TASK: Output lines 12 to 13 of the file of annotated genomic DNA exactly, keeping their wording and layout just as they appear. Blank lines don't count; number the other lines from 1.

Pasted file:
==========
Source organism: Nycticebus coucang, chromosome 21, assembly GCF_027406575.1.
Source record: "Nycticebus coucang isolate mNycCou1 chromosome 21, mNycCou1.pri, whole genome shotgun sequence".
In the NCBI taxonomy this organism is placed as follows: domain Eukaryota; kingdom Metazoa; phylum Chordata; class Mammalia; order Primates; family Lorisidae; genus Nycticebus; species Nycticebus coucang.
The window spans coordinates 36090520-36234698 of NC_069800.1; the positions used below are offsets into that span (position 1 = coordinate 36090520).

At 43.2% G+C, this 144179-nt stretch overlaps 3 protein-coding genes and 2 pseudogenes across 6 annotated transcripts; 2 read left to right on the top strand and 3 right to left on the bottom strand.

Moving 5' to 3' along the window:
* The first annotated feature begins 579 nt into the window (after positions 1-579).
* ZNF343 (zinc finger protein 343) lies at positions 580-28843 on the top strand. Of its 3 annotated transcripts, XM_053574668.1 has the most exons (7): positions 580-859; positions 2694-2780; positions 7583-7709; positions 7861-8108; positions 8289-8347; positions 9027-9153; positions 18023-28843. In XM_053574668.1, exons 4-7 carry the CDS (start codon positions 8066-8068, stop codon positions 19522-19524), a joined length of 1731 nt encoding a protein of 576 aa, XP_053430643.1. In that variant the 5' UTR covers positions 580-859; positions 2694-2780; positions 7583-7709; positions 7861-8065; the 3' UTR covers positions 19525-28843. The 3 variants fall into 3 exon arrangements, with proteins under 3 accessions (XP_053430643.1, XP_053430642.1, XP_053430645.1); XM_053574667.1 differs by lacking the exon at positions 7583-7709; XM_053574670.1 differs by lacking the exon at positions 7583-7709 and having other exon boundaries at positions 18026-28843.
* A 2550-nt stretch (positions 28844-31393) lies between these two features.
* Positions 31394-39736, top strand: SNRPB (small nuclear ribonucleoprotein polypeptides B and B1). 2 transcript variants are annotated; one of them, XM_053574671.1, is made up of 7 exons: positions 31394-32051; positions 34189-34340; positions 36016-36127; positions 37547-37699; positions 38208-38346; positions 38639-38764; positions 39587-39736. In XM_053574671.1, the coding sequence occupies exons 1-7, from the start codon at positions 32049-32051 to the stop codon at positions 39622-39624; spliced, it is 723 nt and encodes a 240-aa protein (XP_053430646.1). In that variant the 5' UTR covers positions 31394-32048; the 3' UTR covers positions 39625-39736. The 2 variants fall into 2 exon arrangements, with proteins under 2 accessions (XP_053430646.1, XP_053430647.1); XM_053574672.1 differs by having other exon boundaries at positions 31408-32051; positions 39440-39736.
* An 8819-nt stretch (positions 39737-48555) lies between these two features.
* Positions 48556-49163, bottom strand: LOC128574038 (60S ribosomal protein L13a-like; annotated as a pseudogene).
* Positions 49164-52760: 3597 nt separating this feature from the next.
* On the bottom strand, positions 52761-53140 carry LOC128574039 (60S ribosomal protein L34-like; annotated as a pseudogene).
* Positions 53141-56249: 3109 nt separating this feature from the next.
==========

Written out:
* Positions 48556-49163, bottom strand: LOC128574038 (60S ribosomal protein L13a-like; annotated as a pseudogene).
* Positions 49164-52760: 3597 nt separating this feature from the next.